The Ulster Orchestra are bringing Mozart's Jupiter to the comfort of your home on Friday 30 April 2021.
This is a concert packed full of compositional fireworks and innovative creativity, ranging from one of the first pinnacles of symphonic writing right up to the modern day and the world premiere of a concerto written specially for this concert.
Respighi was a master of imitating nature in his writing, a skill and flair that rightly place pieces such as The Pines of Rome among the best-loved in his output. Gli Uccelli (‘The Birds’) is a tone poem that depicts doves, hens, nightingales and cuckoos in a wonderful musical aviary that takes flight and soars with elegance and charm.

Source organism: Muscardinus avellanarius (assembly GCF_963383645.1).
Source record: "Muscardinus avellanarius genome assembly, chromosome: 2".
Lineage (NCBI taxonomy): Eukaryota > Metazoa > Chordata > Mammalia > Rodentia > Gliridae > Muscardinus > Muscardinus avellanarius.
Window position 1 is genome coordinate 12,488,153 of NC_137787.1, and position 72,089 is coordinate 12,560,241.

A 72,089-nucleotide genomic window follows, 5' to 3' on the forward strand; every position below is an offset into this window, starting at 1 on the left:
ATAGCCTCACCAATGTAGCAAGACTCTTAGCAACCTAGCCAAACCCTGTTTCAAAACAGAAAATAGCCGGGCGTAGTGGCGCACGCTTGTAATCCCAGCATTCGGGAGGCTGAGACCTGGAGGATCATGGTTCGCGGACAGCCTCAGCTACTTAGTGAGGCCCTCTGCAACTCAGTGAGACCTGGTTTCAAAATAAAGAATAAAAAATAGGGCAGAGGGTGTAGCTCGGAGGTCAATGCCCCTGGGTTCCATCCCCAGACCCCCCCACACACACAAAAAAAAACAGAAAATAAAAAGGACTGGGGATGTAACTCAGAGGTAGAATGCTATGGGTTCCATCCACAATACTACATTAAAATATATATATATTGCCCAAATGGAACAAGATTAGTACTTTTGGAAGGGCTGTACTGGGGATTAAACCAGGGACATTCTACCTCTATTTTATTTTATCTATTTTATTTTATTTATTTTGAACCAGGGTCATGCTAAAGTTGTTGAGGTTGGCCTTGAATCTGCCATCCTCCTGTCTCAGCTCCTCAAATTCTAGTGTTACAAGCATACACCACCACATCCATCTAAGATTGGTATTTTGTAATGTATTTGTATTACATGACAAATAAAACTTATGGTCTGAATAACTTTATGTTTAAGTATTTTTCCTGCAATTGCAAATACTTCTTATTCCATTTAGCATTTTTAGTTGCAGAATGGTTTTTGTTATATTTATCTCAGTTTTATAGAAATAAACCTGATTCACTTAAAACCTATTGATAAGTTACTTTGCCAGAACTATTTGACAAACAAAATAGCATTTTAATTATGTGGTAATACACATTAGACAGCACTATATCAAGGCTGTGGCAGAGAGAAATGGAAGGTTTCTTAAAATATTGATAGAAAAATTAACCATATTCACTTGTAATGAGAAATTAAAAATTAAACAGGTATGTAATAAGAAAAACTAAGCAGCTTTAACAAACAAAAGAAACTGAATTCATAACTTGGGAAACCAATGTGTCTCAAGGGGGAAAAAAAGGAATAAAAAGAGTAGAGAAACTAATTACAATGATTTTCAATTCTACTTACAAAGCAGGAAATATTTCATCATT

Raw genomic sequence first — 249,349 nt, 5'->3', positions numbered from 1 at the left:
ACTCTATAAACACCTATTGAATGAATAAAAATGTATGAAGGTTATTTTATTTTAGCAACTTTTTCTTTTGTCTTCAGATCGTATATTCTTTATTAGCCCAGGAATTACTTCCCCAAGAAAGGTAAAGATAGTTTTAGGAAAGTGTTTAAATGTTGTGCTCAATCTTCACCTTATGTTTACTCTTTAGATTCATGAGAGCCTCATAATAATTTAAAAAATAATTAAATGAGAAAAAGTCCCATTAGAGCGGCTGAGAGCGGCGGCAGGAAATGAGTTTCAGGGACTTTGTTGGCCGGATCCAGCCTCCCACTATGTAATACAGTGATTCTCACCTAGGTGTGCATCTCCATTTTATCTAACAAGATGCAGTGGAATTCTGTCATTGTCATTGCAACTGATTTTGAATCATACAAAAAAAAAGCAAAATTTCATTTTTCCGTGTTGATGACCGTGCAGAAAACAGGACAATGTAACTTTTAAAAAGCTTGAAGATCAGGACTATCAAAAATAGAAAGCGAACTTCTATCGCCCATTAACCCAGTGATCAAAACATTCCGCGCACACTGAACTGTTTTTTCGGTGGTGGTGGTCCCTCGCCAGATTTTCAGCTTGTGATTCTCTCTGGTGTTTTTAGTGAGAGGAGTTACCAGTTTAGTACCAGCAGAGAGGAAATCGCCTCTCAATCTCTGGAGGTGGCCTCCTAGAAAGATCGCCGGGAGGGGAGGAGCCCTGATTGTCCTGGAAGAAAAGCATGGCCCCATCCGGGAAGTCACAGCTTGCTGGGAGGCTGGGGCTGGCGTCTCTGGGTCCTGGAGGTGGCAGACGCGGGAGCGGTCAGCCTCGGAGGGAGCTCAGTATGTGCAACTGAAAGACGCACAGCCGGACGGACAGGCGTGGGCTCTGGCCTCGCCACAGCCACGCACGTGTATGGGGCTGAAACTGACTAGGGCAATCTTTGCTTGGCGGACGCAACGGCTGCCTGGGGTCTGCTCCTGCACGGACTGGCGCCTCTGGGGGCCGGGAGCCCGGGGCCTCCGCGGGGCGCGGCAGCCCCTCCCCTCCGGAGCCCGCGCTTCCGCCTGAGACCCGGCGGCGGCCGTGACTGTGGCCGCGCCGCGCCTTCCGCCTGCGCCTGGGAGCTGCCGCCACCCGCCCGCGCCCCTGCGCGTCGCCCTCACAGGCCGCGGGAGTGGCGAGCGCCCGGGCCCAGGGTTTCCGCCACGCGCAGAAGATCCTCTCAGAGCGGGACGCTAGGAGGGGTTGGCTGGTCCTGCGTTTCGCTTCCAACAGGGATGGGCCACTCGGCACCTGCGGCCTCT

Composer Marcello Bonanno studied in Palermo alongside Ulster Orchestra Principal Clarinet Francesco Paolo Scola (who celebrates 10 years with the Ulster Orchestra in 2021) and tonight marks the fulfilment of Marcello’s wish to write a piece for Francesco, held since their college days – a fine celebration of a friendship! Fittingly for a work inspired by a long friendship, the work takes the title in quella parte del libro de la mia memoria (‘In that part of the book of my memory’), which comes from Dante’s text ‘Vita Nova’ and it explores the elusiveness and nuance of fragments of memory.
The concert finishes with Mozart’s final symphony, nicknamed Jupiter. It’s his most complex and innovative symphony, which weaves together the strands of all he has learnt and presents this with absolute brilliance, meaning that this work rightly sits as one of the high points and masterpieces of symphonic writing.
From the vast emotional impact of the opening movement through to that astonishing masterclass of counterpoint in the finale, this is a work that tells you everything about what Mozart achieved in his short life and offers a tantalising glimpse of what might have come in the future.